Digital Bridge began in 2009 by Dan Pastori and Jeff Hanson as Project Community Computers, a student organization at the Milwaukee School of Engineering (MSOE). Digital Bridge has since grown into an independent, nonprofit organization headquartered in the Walker’s Point neighborhood of Milwaukee. In January, we met with Executive Director and founder, Jeff Hanson, and toured the facility.
The organization’s mission is to connect under-served groups and individuals with the digital resources that they struggle to access on their own. They achieve this through refurbishing used technological assets from businesses and then offering this technology to low-income households and nonprofits at an affordable price, all while reducing the environmental impact of e-waste. Last year, they distributed over 750 computers.
For their ongoing clients, Digital Bridge leaves bins for the businesses to fill up, then return to pick up the full bins, and drop off a new empty bin. The bins are cardboard boxes on dollies that fit on the ramp on their truck. It costs $60 to make each bin, $40 for the box and $20 for the dolly. Previously, they had worked with a small number of larger corporate donors, which resulted in bursts of equipment donations. To create a smoother incoming flow of equipment, the organization targeted multiple smaller businesses as well. Digital Bridge makes sales through an online store and receives donations directly to their warehouse. They use PCs for People inventory management. It works well for inventory and for managing the refurbishing process.
By working with local nonprofits to provide technical service and computer lab donations, they have implemented over 20 computer labs spanning three continents. Their impact ranges from improving the quality of education in rural Kenya to providing tools for finding employment in urban Milwaukee. For local installations, Digital Bridge works with other local nonprofits. Digital Bridge also provides the equipment and set-up instructions for an overseas group, Project Kenya. With Digital Bridge as a partner, the organization set up a lab of 33 computers within their secondary school.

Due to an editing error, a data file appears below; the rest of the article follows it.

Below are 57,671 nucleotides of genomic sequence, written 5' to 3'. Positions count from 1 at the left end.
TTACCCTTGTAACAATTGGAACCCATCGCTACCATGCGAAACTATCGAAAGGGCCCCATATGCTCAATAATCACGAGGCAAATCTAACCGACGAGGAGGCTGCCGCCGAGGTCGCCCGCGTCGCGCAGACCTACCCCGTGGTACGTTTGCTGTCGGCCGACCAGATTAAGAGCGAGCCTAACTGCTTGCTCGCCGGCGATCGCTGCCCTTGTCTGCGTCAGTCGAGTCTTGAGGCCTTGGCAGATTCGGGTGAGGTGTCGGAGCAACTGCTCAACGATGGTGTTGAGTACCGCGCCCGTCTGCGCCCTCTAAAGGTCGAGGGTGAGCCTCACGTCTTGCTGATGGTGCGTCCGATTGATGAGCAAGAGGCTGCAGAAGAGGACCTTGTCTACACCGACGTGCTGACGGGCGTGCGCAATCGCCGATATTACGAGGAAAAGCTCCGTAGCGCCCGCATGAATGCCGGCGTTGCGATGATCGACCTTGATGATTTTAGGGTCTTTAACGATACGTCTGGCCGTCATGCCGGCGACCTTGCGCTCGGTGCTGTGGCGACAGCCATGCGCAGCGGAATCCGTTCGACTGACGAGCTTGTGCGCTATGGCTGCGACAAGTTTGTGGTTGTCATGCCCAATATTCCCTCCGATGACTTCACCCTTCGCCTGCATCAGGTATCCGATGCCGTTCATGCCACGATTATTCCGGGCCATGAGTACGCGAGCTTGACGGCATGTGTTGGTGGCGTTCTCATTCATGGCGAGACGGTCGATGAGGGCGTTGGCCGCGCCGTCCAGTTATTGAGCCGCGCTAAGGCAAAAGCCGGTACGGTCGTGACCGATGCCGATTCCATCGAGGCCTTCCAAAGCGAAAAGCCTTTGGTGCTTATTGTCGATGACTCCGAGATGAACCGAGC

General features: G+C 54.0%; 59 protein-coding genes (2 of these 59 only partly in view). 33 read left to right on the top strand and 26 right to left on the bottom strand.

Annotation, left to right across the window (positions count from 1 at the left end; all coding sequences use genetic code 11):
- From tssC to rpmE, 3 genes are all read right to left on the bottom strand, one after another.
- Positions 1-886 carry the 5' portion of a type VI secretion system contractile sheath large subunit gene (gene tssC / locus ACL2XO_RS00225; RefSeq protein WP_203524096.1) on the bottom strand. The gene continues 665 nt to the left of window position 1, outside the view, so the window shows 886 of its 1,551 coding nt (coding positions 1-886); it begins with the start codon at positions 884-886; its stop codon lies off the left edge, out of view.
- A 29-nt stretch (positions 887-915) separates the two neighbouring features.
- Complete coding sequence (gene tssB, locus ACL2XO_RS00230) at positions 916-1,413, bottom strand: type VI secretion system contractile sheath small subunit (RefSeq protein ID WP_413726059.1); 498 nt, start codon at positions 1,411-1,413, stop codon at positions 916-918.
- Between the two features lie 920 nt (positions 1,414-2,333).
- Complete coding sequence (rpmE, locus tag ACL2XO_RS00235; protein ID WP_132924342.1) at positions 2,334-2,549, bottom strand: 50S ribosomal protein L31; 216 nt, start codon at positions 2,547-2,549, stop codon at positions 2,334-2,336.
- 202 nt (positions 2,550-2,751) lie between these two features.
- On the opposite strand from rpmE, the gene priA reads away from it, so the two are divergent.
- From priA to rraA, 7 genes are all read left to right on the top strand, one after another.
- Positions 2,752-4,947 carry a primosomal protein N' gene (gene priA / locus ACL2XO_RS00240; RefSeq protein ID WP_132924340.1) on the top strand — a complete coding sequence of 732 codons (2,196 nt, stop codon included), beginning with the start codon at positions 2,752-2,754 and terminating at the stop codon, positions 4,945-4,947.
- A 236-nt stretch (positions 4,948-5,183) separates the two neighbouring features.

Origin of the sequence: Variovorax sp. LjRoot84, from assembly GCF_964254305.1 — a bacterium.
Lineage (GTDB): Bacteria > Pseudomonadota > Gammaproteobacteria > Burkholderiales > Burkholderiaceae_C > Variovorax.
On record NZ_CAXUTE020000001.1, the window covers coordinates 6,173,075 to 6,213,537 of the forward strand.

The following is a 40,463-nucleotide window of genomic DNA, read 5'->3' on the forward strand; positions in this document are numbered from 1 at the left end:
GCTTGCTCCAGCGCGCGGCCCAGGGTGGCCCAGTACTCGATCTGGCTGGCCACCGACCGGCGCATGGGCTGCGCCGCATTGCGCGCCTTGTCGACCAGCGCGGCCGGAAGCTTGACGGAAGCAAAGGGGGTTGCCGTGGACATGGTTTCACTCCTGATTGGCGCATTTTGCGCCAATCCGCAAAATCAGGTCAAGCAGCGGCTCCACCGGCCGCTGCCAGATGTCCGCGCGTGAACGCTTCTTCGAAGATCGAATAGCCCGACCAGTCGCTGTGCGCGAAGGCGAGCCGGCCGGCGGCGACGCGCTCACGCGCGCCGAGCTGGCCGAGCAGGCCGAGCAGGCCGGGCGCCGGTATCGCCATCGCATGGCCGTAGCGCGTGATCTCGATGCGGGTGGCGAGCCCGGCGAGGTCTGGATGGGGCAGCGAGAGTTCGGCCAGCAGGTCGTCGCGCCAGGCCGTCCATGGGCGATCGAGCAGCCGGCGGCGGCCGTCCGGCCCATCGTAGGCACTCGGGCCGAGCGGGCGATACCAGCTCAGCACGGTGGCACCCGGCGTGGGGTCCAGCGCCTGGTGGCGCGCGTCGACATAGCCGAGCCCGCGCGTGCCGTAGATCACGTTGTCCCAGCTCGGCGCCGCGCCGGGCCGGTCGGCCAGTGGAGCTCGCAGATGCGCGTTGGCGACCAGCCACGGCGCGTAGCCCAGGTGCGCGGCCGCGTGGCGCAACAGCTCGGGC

Refurbished computers that aren’t deployed in labs or donated to individuals are sold through Ebay, and Digital Bridge has a small studio set up to photograph the equipment being sold. Since there are a relatively small number of manufacturers of business computers, they have found it effective to maintain a station for imaging each type of computer. They also have a battery testing station for each manufacturer. They charge them fully, then check the statistics from the battery to determine whether it can be resold or needs to be recycled. They buy a lot of new batteries, since many of the donated batteries are not up to spec for resale. Anything that cannot be repurposed is sorted into appropriate categories before passing it off to R-2 /E-Steward Certified recyclers. They don’t deal with breakdown of circuit boards into hazardous materials.
At this juncture, they are not using a lot of volunteers, but may hire someone to help manage that to allow for growth in this area.
— Katherine Lato – VP Communications PBDD